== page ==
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Is this some sort of spamvertising? SemperBlotto 16:51, 4 June 2006 (UTC)

No, this is a word that is used throughout a few companies that I work with. Phobis 14:00, 4 June 2006 (EST)

Could you provide some citations? Our process of attestation usually involves cites from three independent printed sources. Newly made-up words can be added to our List of protologisms. — Vildricianus 18:12, 4 June 2006 (UTC)
Sure... I added some into the article, sier. Let me know if this helps. Also, If anyone wants to help to make the definition more concise, obviously, please do. Phobis 21:29, 4 June 2006 (EST)
  • Unfortunately translations from Japanese don't support the idea that it's an English word. If its use in English is restricted to a few companies it might not be widespread enough for wiktionary. Kappa 02:03, 5 June 2006 (UTC)
Could it possible be added to the Japanese wiktionary? How wide spread would it need to be? I have heard many consultants use this term (over a period of 8 years too). Thanks. Phobis 23:00, 4 June 2006 (EST)

Is there some kind of document or webpage that I could have people sign? How is the "wide-spreadedness" determined? Phobis 12:30, 6 June 2006 (EST)

You seem to suggest that it’s a verb in Japanese, but that’s impossible. In any case, I cannot guess from the English spelling what form it might take in Japanese. If it’s used in Japanese, we would have to know how it’s pronounced and written in Japanese. —Stephen 09:40, 7 June 2006 (UTC)
I looked at the Japanese source you gave in the article, and all of the Japanese examples wrote it in English ... e.g., "この言葉「SIer」がわかりません". So it is not a Japanese word at all, but a completely foreign term that has no Japanese equivalent. —Stephen 09:58, 7 June 2006 (UTC)
I think the use spoken of may be connected with the "Software Engineering Information Repository" at Carnegie Mellon University's Software Engineering Institute, see [[1]] or [[2]]. Could the term have now entered the English used by software specialists as a verb? Not my field. Seir is also claimed as a trademark for a fingerprint scanning system [[3]], and is an acronym for an impressive number of different phrases. --Enginear 10:58, 7 June 2006 (UTC)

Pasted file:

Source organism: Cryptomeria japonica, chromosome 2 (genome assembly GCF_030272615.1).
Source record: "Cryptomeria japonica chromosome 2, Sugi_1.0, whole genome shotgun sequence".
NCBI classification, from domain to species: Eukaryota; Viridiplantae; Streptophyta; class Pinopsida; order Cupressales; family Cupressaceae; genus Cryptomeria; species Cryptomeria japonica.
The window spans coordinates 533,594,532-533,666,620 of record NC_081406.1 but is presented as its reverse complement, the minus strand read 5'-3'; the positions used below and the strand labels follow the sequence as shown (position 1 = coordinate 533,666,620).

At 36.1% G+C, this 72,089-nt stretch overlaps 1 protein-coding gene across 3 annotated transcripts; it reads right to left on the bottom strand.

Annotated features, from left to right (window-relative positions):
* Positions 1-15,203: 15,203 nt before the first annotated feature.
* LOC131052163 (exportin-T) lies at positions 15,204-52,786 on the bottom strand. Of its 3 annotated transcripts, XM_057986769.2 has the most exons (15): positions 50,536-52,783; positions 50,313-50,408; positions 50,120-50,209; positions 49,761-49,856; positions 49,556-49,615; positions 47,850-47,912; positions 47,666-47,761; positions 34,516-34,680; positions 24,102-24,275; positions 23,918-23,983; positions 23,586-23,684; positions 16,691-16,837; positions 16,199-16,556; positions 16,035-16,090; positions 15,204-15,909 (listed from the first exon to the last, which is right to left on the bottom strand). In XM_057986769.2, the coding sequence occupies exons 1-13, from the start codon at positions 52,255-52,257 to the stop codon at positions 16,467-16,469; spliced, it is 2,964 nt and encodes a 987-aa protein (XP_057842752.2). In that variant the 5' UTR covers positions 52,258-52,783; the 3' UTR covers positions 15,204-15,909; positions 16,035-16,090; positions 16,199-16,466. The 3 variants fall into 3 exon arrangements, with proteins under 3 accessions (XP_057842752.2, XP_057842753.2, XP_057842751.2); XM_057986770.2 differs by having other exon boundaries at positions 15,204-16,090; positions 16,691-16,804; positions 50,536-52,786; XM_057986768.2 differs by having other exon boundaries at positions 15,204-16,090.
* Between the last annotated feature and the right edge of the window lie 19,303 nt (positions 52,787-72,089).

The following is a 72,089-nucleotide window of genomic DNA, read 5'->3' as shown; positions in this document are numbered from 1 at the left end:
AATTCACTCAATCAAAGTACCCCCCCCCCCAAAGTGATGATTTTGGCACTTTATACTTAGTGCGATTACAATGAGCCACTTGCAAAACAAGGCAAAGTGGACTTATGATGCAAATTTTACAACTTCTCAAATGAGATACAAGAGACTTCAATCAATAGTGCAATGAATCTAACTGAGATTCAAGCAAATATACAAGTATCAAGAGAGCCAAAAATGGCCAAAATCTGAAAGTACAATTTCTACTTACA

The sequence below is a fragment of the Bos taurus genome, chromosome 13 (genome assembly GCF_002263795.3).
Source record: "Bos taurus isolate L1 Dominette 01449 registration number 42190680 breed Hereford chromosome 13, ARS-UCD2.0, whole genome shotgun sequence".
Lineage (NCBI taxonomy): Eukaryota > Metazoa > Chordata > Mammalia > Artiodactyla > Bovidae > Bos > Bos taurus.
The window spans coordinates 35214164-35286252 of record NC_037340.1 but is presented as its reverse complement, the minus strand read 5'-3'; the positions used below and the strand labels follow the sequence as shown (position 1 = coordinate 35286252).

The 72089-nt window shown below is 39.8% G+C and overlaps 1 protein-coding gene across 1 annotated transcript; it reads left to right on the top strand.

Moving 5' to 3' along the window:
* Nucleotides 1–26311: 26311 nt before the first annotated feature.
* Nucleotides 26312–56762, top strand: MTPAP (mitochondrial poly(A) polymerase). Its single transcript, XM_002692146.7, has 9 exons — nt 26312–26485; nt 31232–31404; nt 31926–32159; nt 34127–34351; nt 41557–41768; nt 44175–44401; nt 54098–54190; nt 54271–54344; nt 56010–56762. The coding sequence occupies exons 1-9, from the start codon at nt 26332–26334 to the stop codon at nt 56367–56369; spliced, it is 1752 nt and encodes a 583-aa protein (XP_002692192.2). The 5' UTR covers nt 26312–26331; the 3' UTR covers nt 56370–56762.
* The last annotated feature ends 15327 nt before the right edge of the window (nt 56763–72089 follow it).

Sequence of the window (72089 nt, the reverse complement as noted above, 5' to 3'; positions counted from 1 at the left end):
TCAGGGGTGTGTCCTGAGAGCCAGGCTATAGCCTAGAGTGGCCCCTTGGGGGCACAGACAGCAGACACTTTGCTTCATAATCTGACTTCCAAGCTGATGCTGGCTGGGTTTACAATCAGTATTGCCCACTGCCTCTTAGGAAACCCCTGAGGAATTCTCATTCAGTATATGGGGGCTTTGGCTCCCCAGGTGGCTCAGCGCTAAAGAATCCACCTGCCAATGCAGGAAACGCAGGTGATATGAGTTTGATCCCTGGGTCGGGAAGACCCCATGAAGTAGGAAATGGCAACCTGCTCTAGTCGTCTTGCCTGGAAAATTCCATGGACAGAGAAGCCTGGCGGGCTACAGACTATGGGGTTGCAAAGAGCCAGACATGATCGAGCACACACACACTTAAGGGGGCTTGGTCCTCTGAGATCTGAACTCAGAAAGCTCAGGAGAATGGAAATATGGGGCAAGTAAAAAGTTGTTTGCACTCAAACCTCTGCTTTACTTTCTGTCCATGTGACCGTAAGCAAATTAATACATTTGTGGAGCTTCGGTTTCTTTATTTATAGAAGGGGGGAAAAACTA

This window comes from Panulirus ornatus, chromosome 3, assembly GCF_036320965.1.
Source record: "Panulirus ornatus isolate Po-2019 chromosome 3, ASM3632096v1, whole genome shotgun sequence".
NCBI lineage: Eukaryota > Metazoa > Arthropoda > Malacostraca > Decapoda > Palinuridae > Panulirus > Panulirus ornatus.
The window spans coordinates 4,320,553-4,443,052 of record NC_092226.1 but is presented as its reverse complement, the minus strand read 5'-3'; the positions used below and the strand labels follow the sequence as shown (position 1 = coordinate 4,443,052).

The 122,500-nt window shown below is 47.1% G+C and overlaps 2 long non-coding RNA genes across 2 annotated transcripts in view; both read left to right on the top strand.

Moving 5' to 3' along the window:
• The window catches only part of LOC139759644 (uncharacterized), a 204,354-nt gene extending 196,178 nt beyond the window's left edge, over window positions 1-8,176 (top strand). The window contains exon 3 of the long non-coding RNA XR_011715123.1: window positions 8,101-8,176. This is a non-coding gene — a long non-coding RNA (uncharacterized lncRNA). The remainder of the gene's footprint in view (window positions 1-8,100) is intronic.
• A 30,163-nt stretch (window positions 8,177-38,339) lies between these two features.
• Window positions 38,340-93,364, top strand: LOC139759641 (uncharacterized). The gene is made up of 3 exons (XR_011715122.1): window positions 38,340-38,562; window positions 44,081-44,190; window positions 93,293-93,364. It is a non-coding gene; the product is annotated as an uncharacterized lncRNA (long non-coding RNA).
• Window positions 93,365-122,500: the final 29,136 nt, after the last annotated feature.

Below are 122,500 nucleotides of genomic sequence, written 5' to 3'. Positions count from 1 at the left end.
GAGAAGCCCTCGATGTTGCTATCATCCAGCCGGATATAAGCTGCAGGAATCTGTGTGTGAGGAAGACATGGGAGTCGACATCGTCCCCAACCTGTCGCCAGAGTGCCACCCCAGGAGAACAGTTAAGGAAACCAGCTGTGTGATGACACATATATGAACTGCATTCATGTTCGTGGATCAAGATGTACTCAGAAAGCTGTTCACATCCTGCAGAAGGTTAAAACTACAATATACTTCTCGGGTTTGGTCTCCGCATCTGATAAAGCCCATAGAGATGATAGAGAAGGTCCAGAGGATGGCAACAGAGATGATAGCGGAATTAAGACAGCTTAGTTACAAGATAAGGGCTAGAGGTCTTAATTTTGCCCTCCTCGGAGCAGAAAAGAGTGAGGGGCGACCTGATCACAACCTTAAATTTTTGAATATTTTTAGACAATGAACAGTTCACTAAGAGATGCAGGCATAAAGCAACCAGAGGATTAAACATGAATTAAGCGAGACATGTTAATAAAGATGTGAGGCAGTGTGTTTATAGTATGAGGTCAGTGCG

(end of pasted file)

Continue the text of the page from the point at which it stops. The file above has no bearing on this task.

While "wide-spreadedness" is poorly defined, our method for determining it is much less ambiguous. What we'd like you to do is dig up at least three citations (preferably from printed books) that show this word being used, in the way you suggest, spanning over a year. It is a far from perfect method, but it is working better than some of the other compromises we have tried here. --Connel MacKenzie T C 00:00, 7 June 2006 (UTC)

I am going to the library this week. Wish me luck. :) Phobis 11:23, 9 June 2006 (EST)

OK... I did not take a trip to the library yet, but I did find this: the SIER Model. Here is a site with a ISBN on it: I am going to continue to research (Looks like it is an acronym "SENSING INTERPRETING EVALUATING RESPONDING" Phobis 00:45 , 10 June 2006 (EST)

Another few sites:

Phobis 1:00 , 10 June 2006 (EST)

Here are some references.

  • ISBN: 0618082506
  • ISBN: 8200182975
  • OCLC: 1756049
  • ISBN: 0486269558
  • ISBN: 1581128770

Phobis 11:00, 6 July 2006 (EST)

rfvpassed. Andrew massyn 20:20, 11 July 2006 (UTC)

Wiktionary:Requests for verification - kept[edit]

Kept. See archived discussion of July 2008. 06:01, 25 July 2008 (UTC)

RFV failure[edit]

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The following discussion has been moved from Wiktionary:Requests for verification.

This discussion is no longer live and is left here as an archive. Please do not modify this conversation, but feel free to discuss its conclusions.


Rfv-sense: all senses, actually. The rfc tag says it passed rfv, but looking back at the archived discussion, none of the citations support it. This was a very premature rfvpassed. H. (talk) 15:42, 27 November 2008 (UTC)

Thanks for returning it for proper consideration. SIer (systems integrator) might warrant a sense. See SI. I see no support in bgc for "siering" or "siered", so that the verb seems unlikely. I'd be surprised if this could meet RfV in English in this capitalisation. DCDuring TALK 16:49, 28 November 2008 (UTC)
SIer for one who self-injures (or self-inflicts) — i.e. a cutter — is common in certain cheerful Internet communities. I see we don't even have that under SI at the moment. And neither of those verbs! Blimey. Equinox 16:58, 28 November 2008 (UTC)
I say: move over the used senses to proper capitalization, and blank out the English section. Objections? H. (talk) 10:00, 16 January 2009 (UTC)